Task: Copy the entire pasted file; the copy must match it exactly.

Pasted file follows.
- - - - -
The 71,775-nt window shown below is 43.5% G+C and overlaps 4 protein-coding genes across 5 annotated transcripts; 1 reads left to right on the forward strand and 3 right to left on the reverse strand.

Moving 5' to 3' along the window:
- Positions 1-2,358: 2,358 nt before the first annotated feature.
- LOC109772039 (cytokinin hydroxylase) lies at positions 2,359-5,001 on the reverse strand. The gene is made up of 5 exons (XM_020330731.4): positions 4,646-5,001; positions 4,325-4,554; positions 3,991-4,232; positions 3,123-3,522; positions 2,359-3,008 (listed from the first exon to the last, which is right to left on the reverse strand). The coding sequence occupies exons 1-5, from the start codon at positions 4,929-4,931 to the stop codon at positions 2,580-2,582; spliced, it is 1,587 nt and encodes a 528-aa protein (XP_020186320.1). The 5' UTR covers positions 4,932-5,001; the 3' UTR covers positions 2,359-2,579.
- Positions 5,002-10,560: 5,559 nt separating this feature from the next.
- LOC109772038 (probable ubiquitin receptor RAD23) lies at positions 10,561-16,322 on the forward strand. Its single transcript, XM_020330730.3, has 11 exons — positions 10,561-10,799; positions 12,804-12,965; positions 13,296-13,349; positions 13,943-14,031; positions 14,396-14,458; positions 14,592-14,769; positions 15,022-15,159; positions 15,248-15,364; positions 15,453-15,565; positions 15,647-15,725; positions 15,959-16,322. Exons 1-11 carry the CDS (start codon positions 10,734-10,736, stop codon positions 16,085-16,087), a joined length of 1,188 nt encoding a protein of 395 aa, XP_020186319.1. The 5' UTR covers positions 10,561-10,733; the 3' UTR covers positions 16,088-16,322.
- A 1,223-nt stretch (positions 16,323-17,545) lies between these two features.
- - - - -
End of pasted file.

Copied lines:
The 71,775-nt window shown below is 43.5% G+C and overlaps 4 protein-coding genes across 5 annotated transcripts; 1 reads left to right on the forward strand and 3 right to left on the reverse strand.

Moving 5' to 3' along the window:
- Positions 1-2,358: 2,358 nt before the first annotated feature.
- LOC109772039 (cytokinin hydroxylase) lies at positions 2,359-5,001 on the reverse strand. The gene is made up of 5 exons (XM_020330731.4): positions 4,646-5,001; positions 4,325-4,554; positions 3,991-4,232; positions 3,123-3,522; positions 2,359-3,008 (listed from the first exon to the last, which is right to left on the reverse strand). The coding sequence occupies exons 1-5, from the start codon at positions 4,929-4,931 to the stop codon at positions 2,580-2,582; spliced, it is 1,587 nt and encodes a 528-aa protein (XP_020186320.1). The 5' UTR covers positions 4,932-5,001; the 3' UTR covers positions 2,359-2,579.
- Positions 5,002-10,560: 5,559 nt separating this feature from the next.
- LOC109772038 (probable ubiquitin receptor RAD23) lies at positions 10,561-16,322 on the forward strand. Its single transcript, XM_020330730.3, has 11 exons — positions 10,561-10,799; positions 12,804-12,965; positions 13,296-13,349; positions 13,943-14,031; positions 14,396-14,458; positions 14,592-14,769; positions 15,022-15,159; positions 15,248-15,364; positions 15,453-15,565; positions 15,647-15,725; positions 15,959-16,322. Exons 1-11 carry the CDS (start codon positions 10,734-10,736, stop codon positions 16,085-16,087), a joined length of 1,188 nt encoding a protein of 395 aa, XP_020186319.1. The 5' UTR covers positions 10,561-10,733; the 3' UTR covers positions 16,088-16,322.
- A 1,223-nt stretch (positions 16,323-17,545) lies between these two features.